Since Ben tested SonarChart Live, the Navionics app has gotten the ability to correct the Live data for a nearby tide prediction station (as well as the transducer’s depth), and that’s also true in Raymarine’s implementation. So when I switched on Tide Correction in the Advanced Map Options menu, the data was corrected about 10.2 feet to show low tide soundings like regular charts.
You can also control SonarChart Live overlay opacity as shown on the smaller screen above (which was taken from the R17 New Features PDF). Notice how I was using little opacity — that is, lots of transparency — when leaving my marina so I could also see the underlying charted depth bathymetry and the above water structure. By the time I took the screen below, I had turned the opacity up to 100%.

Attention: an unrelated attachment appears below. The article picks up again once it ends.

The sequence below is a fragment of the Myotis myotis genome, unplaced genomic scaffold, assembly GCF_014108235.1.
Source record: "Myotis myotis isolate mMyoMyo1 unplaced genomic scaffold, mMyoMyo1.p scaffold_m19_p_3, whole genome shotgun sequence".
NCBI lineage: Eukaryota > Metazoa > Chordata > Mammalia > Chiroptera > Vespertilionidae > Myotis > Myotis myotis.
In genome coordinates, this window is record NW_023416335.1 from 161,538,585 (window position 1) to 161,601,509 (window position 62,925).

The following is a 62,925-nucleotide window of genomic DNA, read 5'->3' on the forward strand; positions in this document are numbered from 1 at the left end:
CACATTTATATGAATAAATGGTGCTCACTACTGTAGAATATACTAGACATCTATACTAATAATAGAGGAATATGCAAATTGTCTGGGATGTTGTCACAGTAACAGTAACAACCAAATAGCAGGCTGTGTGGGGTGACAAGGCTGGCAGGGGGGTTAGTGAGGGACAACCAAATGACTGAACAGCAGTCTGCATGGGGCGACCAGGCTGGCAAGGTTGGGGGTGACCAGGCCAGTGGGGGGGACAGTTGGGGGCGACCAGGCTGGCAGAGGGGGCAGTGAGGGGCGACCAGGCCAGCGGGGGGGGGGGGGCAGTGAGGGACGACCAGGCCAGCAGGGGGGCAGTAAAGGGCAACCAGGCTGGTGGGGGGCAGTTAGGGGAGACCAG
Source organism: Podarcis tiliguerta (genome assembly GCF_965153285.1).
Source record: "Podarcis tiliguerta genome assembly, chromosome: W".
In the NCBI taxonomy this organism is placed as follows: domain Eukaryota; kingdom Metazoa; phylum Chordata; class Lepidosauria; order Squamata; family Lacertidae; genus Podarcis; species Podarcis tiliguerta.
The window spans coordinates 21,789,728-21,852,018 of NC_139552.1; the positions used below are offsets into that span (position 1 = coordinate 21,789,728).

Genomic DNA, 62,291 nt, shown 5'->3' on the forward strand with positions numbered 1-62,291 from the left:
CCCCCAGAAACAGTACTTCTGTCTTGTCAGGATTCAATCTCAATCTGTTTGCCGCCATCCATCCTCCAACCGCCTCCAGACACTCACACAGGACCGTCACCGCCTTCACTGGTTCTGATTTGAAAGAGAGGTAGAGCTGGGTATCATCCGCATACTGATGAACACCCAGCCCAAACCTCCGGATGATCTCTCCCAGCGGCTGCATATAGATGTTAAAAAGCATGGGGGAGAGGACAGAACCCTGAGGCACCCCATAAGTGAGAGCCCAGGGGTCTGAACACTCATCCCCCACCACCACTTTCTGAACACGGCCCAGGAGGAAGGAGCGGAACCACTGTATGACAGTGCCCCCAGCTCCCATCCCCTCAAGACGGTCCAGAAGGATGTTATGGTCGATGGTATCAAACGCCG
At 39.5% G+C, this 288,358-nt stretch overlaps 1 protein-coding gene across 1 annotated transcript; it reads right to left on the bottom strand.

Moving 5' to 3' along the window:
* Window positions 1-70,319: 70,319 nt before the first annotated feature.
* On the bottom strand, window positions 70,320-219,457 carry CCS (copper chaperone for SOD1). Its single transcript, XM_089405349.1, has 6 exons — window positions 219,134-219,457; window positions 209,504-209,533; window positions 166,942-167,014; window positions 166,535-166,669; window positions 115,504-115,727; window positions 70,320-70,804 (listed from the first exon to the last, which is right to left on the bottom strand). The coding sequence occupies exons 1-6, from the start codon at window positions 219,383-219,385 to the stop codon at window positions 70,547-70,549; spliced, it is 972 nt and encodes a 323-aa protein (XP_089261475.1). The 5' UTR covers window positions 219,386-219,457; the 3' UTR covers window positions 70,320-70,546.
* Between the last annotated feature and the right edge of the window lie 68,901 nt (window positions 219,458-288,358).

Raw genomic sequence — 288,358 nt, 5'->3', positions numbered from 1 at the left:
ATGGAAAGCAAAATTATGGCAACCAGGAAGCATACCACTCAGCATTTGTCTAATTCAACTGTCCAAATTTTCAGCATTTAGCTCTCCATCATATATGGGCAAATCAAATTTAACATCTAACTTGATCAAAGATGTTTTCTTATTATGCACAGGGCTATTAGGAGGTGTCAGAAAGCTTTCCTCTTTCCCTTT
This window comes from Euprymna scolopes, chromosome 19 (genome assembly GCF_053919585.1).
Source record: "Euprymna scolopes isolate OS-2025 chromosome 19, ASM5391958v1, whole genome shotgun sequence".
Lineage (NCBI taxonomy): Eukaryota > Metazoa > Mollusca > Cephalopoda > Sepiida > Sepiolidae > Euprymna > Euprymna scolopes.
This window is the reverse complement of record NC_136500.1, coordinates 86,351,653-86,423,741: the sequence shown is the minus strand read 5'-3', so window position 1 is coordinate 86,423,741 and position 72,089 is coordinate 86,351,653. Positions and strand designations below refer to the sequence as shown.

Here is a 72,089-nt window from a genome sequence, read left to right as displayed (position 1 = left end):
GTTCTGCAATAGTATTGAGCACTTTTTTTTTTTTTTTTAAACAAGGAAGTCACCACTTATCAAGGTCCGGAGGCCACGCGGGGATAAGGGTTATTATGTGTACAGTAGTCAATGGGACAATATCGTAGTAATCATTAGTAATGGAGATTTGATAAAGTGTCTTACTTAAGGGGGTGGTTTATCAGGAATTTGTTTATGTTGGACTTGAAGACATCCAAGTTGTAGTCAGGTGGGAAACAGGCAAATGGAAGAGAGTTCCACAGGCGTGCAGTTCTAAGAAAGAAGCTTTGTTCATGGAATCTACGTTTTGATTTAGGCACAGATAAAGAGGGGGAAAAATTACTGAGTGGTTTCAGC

I guess I should not have been surprised when I measured the width of the SonarChart Live bathymetry swath at about 220 feet wide because it looks similar to what Ben saw on the app. In fact, according to Navionics a 50 meter swath is the standard convention for surveying that has been adopted by the industry including other depth collecting features like Navico Insight Genesis, Humminbird Autochart, and Garmin Quickdraw. There’s a lot of guesstimating going on — especially if you’re in shallow water with your transducer only seeing a narrow section of the bottom — but you can improve the accuracy a lot by making multiple passes. Plus, if you contribute your sonar logs to Navionics, the data will be rationalized with all other data collected in the same area.